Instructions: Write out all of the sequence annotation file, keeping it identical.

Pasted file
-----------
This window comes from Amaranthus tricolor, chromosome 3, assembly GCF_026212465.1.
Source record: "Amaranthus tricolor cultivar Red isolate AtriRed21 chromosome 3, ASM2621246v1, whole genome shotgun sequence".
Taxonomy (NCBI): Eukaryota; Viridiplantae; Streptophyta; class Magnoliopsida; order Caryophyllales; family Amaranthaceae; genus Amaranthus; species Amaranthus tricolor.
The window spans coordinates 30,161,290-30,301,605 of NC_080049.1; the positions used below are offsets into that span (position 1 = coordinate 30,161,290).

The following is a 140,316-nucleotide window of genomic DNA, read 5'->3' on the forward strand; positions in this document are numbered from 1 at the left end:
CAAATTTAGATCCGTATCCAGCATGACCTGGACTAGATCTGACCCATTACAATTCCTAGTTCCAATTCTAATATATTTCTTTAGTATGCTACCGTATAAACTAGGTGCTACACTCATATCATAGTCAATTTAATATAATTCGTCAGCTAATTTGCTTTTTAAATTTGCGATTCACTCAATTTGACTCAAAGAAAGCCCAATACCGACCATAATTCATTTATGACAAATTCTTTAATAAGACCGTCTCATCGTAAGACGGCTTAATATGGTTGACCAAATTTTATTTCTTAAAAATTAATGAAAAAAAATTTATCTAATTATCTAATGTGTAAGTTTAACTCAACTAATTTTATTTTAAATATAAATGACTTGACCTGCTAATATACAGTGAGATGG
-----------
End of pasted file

This window comes from Amaranthus tricolor, chromosome 3, assembly GCF_026212465.1.
Source record: "Amaranthus tricolor cultivar Red isolate AtriRed21 chromosome 3, ASM2621246v1, whole genome shotgun sequence".
Taxonomy (NCBI): Eukaryota; Viridiplantae; Streptophyta; class Magnoliopsida; order Caryophyllales; family Amaranthaceae; genus Amaranthus; species Amaranthus tricolor.
The window spans coordinates 30,161,290-30,301,605 of NC_080049.1; the positions used below are offsets into that span (position 1 = coordinate 30,161,290).

The following is a 140,316-nucleotide window of genomic DNA, read 5'->3' on the forward strand; positions in this document are numbered from 1 at the left end:
CAAATTTAGATCCGTATCCAGCATGACCTGGACTAGATCTGACCCATTACAATTCCTAGTTCCAATTCTAATATATTTCTTTAGTATGCTACCGTATAAACTAGGTGCTACACTCATATCATAGTCAATTTAATATAATTCGTCAGCTAATTTGCTTTTTAAATTTGCGATTCACTCAATTTGACTCAAAGAAAGCCCAATACCGACCATAATTCATTTATGACAAATTCTTTAATAAGACCGTCTCATCGTAAGACGGCTTAATATGGTTGACCAAATTTTATTTCTTAAAAATTAATGAAAAAAAATTTATCTAATTATCTAATGTGTAAGTTTAACTCAACTAATTTTATTTTAAATATAAATGACTTGACCTGCTAATATACAGTGAGATGG